INFO Acceptance of domain literals WARNING: One or more of your mailservers does not accept mail in the domain literal format (user@[0.0.0.0]). Mailservers are technically required RFC1123 5.2.17 to accept mail to domain literals for any of its IP addresses. Not accepting domain literals can make it more difficult to test your mailserver, and can prevent you from receiving E-mail from people reporting problems with your mailserver. However, it is unlikely that any problems will occur if the domain literals are not accepted (mailservers at many common large domains have this problem).

mail.op-tn.org's postmaster@[12.189.231.181] response:<br /> >>> RCPT TO:<postmaster@[12.189.231.181]><br /> <<< 550 Requested action not taken: mailbox unavailable <br />  
PASS Open relay test OK: All of your mailservers appear to be closed to relaying. This is not a thorough check, you can get a thorough one here.

mail.op-tn.org OK: 550 Requested action not taken: mailbox unavailable <br />
WARN SPF record Your domain does not have an SPF record. This means that spammers can easily send out E-mail that looks like it came from your domain, which can make your domain look bad (if the recipient thinks you really sent it), and can cost you money (when people complain to you, rather than the spammer). You may want to add an SPF record ASAP, as 01 Oct 2004 was the target date for domains to have SPF records in place (Hotmail, for example, started checking SPF records on 01 Oct 2004).  
WWW
 INFO WWW Record Your www.OP-TN.ORG A record is:

www.op-tn.org. A 12.189.231.183 [TTL=86400] [US]
 
PASS All WWW IPs public OK. All of your WWW IPs appear to be public IPs. If there were any private IPs, they would not be reachable, causing problems reaching your web site.
PASS CNAME Lookup OK. Some domains have a CNAME record for their WWW server that requires an extra DNS lookup, which slightly delays the initial access to the website and use extra bandwidth. There are no CNAMEs for www.OP-TN.ORG, which is good.
INFO Domain A Lookup Your OP-TN.ORG A record is:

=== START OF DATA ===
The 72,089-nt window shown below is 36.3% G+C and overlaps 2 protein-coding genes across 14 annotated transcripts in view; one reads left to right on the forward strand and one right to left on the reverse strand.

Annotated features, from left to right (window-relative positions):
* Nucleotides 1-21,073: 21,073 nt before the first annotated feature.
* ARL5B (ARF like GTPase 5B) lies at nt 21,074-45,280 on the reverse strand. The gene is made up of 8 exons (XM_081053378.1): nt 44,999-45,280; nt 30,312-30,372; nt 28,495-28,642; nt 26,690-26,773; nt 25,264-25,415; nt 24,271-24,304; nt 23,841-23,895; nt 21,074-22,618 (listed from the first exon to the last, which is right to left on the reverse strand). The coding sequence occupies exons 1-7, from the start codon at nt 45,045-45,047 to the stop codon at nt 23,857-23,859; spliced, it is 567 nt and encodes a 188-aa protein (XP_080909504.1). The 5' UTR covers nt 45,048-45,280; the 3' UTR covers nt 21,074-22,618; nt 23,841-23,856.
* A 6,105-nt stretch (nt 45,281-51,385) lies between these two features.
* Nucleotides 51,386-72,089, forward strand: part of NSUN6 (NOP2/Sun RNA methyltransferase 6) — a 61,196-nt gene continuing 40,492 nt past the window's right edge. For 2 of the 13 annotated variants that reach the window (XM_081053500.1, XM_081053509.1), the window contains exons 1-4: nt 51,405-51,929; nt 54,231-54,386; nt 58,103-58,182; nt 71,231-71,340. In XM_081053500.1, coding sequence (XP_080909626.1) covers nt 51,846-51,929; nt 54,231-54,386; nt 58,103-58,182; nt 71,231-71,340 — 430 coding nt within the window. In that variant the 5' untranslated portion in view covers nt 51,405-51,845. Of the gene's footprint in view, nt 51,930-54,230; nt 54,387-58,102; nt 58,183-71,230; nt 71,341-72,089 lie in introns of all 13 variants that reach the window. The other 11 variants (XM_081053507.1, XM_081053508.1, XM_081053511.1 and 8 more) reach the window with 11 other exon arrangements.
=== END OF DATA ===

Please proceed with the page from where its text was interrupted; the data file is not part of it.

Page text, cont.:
op-tn.org. A 12.189.231.183 [TTL=86400]
 


Legend:

UPDATE NOTICE November 2007:
We have made the decision to remove the Single Point of Failure test included in DNSreport. This test was developed and enhanced over the past five years along with our other tools. The initial design of the Single Point of Failure test depended on the typical connectivity profiles prevalent at the time. As connectivity has become more robust the methodology employed makes less sense and creates more false positives. Our development team is working on an enhanced Single Point of Failure test for a future release.
Rows with a FAIL indicate a problem that in most cases really should be fixed.
Rows with a WARN indicate a possible minor problem, which often is not worth pursuing.

Note that all information is accessed in real-time (except where noted), so this is the freshest information about your domain.
Note that automated usage is not tolerated without the purchase of an Automated Usage plan; please only view the DNS report directly with your web browser.
 
0
 

Author Comment

by:amoos
ID: 20308564
i am not infront of the server right now to run the smtpdiag tool.  is there anyway that you or one of your associates could test my smtp banner from where you are and tell me if it is presenting what it is suppose to be??

do you think that i need to make another forward lookup zone for .org in my dns and have the forwarders in there??

thanks
0
 
LVL 17

Expert Comment

by:upul007
ID: 20313095
Hi,

The firebox will have a 1 to 1 nat set up so that emails are forwarded to your email server. and vice versa.

Going by what you have said, and the DNS report above, your DNS records are pretty much ok. Since the ISP is doing the DNS hosting and the firbox is taking care of the routing, there is no need for you to enable anything other than DNS for internal usage.

What is the banner that you refer to?